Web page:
SlackFaq's
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Waterline, slackline over water

waterline slackline
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A Waterline is a slackline that is rigged above water. This type of line, or better, a slackline in this contexte is much more difficult to walk compared to a normal one, above solid ground, because the optical senses do not have any good reference anymore. On top of that, you can not simply start from the ground by stepping onto the waterline but you have to manage some kind of mount to feet, from a sitting or droknee position.

Waterline includes different disciplines

Waterlining includes trickline, longline, rodeo and more, this means the line can be rigged with extreme tension or without tension at all, at any possible length from 3m up to several hundred meters. In any case we are talking about a waterline, either over a river, over the sea or over a swimming pool.

Waterline Competitions and records

Water trickline competitions such as the “International Waterline Competition 2019” in Italy, have already taken place several times. Concerning the water-longline, the records have been beaten successively, year after year. A clean waterline distance record basically counts if it is – ideally – walked without a leash and on single webbing (without the backup-webbing that is used in highlining and helps dampening the oscillation).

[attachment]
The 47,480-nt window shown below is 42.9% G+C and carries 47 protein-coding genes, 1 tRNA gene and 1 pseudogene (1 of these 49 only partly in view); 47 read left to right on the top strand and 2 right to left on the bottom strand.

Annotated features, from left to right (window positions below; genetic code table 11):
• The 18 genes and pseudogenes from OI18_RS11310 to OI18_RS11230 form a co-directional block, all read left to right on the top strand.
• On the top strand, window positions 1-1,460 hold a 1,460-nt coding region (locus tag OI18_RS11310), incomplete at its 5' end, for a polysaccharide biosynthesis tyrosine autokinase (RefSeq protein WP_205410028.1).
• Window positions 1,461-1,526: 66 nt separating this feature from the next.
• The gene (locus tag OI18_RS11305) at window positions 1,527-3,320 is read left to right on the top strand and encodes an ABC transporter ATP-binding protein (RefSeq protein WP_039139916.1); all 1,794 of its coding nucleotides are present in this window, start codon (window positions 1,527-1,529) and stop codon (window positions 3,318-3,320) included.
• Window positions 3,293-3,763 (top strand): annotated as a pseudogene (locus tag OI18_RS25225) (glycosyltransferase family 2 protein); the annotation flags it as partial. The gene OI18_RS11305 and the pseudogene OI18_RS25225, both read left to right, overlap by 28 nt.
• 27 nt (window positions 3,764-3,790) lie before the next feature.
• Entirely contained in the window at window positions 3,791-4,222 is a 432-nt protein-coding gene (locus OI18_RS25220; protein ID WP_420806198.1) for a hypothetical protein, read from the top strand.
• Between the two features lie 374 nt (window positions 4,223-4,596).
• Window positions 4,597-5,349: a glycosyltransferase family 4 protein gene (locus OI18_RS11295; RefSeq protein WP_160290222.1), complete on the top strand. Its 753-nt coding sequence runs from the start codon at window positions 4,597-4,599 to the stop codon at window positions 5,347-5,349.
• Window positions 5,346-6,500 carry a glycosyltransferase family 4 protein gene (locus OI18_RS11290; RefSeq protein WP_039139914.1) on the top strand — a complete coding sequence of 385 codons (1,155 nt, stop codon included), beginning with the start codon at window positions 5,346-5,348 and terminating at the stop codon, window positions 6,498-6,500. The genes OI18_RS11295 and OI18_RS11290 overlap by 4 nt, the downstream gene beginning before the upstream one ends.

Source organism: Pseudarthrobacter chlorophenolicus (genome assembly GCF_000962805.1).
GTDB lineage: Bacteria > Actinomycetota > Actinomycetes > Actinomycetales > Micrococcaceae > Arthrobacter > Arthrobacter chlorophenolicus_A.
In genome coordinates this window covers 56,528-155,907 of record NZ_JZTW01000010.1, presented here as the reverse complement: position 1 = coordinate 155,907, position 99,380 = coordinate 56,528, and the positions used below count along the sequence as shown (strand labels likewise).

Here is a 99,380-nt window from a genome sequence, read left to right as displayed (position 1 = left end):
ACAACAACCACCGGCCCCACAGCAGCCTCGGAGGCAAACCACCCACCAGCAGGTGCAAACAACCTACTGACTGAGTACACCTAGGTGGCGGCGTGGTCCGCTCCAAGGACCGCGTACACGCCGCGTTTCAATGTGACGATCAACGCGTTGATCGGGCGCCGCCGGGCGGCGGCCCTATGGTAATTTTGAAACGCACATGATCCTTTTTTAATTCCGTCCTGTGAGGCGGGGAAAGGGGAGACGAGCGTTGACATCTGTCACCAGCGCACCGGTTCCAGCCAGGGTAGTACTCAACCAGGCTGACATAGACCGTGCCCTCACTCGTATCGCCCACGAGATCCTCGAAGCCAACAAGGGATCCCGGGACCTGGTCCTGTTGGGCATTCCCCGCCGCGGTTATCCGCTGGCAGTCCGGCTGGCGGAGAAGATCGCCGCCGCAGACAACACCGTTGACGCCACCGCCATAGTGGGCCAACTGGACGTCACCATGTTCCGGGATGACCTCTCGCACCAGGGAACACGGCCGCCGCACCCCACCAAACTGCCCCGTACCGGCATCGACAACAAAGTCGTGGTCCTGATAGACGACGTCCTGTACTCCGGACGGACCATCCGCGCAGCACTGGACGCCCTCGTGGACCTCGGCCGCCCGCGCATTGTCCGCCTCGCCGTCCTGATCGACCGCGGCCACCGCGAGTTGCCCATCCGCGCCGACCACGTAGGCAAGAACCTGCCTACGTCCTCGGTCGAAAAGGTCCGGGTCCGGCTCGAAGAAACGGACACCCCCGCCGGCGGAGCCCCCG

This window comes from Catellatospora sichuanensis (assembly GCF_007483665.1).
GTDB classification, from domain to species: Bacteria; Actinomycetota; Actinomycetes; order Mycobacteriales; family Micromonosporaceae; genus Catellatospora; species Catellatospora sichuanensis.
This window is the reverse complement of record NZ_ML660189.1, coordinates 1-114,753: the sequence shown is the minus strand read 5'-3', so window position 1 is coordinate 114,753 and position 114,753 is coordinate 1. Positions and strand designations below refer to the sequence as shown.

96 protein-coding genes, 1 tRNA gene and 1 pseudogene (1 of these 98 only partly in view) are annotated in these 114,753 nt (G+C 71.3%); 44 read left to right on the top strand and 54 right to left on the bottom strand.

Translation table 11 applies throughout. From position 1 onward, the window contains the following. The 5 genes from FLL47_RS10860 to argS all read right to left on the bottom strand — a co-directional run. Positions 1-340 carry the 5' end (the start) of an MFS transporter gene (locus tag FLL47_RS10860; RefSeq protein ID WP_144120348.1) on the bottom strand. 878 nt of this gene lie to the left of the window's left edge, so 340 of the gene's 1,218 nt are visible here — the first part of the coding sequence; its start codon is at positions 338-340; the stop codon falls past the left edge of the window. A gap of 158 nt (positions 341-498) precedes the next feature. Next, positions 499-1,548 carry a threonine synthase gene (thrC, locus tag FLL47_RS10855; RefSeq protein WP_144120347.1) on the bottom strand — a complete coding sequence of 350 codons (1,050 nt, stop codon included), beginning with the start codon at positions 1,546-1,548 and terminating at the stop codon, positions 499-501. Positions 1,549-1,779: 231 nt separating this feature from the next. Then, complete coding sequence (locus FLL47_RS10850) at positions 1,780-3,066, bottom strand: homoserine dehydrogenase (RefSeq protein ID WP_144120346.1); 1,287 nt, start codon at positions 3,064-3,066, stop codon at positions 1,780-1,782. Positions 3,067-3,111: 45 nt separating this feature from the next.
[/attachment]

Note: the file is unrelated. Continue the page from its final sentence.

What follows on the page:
Waterline World Record above ice cold Water: 370m walked by Samuel Volery

Waterline slackline webbing

If you want to use the line as a trickline a slackline with grip is recommended. Generally rubber-printed ones, like Slacktivity’s superJumpline is a good option.

If you want to simply walk, bounce or surf on the line we clearly recommend a slackline with a widt of around 25mm. If the anchor points are high enough and for rather short waterlines of up to 40m, a nylon line like e.g. the pinkTube is a great waterline slackline. For long distances or low anchor points where you should not have much sag, a low-stretch slackline like the halfMarathon or 2Faces are ideal.

Be aware that a wet line has more elongation. This specially accounts for nylon slacklines. For tensioning it is a great option to get the line wet at first, tension it a bit and wait until it dries. In this process the line will automatically gain more tension.

In any case, we recommend to use a soft slackline webbing because the body is mostly poorly protected against abrasion on a waterline slackline… ????

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